The largely agricultural population of Clark County is generally unaware of the adverse effects that channelization, levee construction, riparian corridor clearing, and high-impact agriculture have had on basin streams.
In 1987, a Department of Conservation survey added 16 species to the annotated list of fishes known to the Missouri portion of the Fox River basin, which now number 52. Most fishes in our 1987 samples were widespread, tolerant species.
A statewide telephone survey revealed that 67% of Fox River anglers fished primarily for channel catfish. Our 1987 fish population surveys revealed that most channel catfish (84%) were small (<11 inches). Only 18% of 11-inch-and-larger channel catfish were of "quality" size (16 inches). We suspect that there is insufficient depth and current during much of the year to provide habitat suitable for quality-size channel catfish; they may migrate downstream to the Mississippi River prior to the onset of low-flow conditions. We also feel that migration of adult flathead catfish may significantly influence their density at any point in time. Out 1987 survey yielded only 28 flathead catfish, most small; yet several anglers have reported catching big flatheads during high-flow periods in late spring and early summer. Before we can manage catfish populations in the Fox River basin, we must know whether exploitable stocks are stable or transient. Also, we must learn which methods and times for sampling will provide meaningful information.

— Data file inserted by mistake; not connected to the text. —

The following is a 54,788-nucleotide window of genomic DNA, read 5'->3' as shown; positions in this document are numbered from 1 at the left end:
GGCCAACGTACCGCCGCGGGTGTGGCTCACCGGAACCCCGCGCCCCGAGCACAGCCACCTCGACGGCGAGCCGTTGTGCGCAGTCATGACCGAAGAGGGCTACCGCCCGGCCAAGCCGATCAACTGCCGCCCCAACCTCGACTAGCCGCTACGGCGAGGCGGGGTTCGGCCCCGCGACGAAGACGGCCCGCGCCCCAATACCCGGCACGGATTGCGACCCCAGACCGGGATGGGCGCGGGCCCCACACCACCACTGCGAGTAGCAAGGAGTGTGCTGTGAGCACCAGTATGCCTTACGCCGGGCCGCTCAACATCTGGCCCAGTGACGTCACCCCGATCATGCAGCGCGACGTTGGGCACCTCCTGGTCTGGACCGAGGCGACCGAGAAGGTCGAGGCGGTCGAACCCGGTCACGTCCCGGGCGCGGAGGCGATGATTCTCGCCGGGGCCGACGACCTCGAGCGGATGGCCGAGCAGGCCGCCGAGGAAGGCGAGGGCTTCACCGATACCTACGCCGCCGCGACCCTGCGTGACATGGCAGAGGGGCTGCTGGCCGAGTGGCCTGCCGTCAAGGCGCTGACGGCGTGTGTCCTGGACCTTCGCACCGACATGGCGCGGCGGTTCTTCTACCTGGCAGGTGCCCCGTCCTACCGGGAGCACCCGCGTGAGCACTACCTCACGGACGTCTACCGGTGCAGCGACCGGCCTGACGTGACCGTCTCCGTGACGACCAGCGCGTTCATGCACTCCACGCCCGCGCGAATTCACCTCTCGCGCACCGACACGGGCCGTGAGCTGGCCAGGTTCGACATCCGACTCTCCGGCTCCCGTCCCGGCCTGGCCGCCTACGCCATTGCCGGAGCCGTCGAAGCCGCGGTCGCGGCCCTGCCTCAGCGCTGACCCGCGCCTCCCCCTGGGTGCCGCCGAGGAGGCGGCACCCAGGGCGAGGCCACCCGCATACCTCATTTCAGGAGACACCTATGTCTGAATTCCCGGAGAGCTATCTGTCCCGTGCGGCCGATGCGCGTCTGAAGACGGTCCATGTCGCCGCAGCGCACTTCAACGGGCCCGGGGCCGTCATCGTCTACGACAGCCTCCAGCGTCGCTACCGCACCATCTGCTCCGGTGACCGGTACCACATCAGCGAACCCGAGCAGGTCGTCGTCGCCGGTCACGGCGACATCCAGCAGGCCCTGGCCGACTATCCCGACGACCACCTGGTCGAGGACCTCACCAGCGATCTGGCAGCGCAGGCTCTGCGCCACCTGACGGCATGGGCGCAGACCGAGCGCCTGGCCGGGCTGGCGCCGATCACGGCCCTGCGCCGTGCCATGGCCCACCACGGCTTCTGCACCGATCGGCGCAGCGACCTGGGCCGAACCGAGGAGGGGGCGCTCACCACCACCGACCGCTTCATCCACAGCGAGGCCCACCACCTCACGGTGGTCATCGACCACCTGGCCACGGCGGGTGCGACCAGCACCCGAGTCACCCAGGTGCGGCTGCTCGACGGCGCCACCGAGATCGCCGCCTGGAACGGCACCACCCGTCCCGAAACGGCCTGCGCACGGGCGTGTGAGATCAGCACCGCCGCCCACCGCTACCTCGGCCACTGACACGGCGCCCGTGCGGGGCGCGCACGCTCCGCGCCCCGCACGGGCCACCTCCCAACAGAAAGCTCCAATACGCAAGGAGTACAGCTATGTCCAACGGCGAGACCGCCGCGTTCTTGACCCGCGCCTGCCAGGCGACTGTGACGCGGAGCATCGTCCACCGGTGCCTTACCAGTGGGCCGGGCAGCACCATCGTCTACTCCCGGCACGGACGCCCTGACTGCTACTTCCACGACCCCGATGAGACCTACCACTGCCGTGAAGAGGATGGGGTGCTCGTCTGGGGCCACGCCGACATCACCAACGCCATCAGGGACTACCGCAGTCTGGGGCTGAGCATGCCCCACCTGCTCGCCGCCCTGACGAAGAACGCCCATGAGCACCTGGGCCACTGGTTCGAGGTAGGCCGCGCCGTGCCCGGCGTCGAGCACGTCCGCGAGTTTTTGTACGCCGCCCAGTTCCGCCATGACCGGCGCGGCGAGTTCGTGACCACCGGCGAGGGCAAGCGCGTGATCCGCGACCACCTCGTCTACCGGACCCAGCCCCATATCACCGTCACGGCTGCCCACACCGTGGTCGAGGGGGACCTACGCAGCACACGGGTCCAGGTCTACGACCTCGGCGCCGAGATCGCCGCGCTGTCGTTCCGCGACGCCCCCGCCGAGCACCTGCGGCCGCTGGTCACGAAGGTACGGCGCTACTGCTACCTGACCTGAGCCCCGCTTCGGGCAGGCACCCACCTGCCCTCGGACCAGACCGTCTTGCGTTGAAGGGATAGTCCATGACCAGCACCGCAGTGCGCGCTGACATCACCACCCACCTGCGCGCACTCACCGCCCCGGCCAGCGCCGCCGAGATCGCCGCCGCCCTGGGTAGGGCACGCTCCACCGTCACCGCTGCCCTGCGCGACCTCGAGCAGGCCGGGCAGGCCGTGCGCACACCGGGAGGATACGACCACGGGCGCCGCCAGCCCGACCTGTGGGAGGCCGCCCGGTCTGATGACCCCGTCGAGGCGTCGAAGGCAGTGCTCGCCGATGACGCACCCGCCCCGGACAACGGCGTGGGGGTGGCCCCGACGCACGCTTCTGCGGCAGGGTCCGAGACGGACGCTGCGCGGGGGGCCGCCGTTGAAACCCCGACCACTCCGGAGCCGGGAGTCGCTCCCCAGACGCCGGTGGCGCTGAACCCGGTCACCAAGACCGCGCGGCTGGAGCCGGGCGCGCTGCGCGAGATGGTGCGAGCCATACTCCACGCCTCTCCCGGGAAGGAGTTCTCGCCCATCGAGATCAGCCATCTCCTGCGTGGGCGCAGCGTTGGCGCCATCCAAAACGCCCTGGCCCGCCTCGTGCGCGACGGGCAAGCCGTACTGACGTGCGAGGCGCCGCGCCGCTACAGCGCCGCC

Relative to other stream basins in northeastern Missouri, Fox River receives very little attention by anglers or floaters. Boating and canoeing on all tributaries and most of Fox River is hampered by shallow water, log jams, and low base flow. Even though recreational use of basin streams seems low relative to the availability of public stream frontage, there are some unique habitats which might be enjoyed if they were accessible.
Out 25-year strategic plan for the Fox River basin contains goals for the Fisheries Management Section of the Missouri Department of Conservation to improve aquatic habitat, maintain fish species richness and increase density of large sport fish, and increase appreciation for and accessibility to basin streams.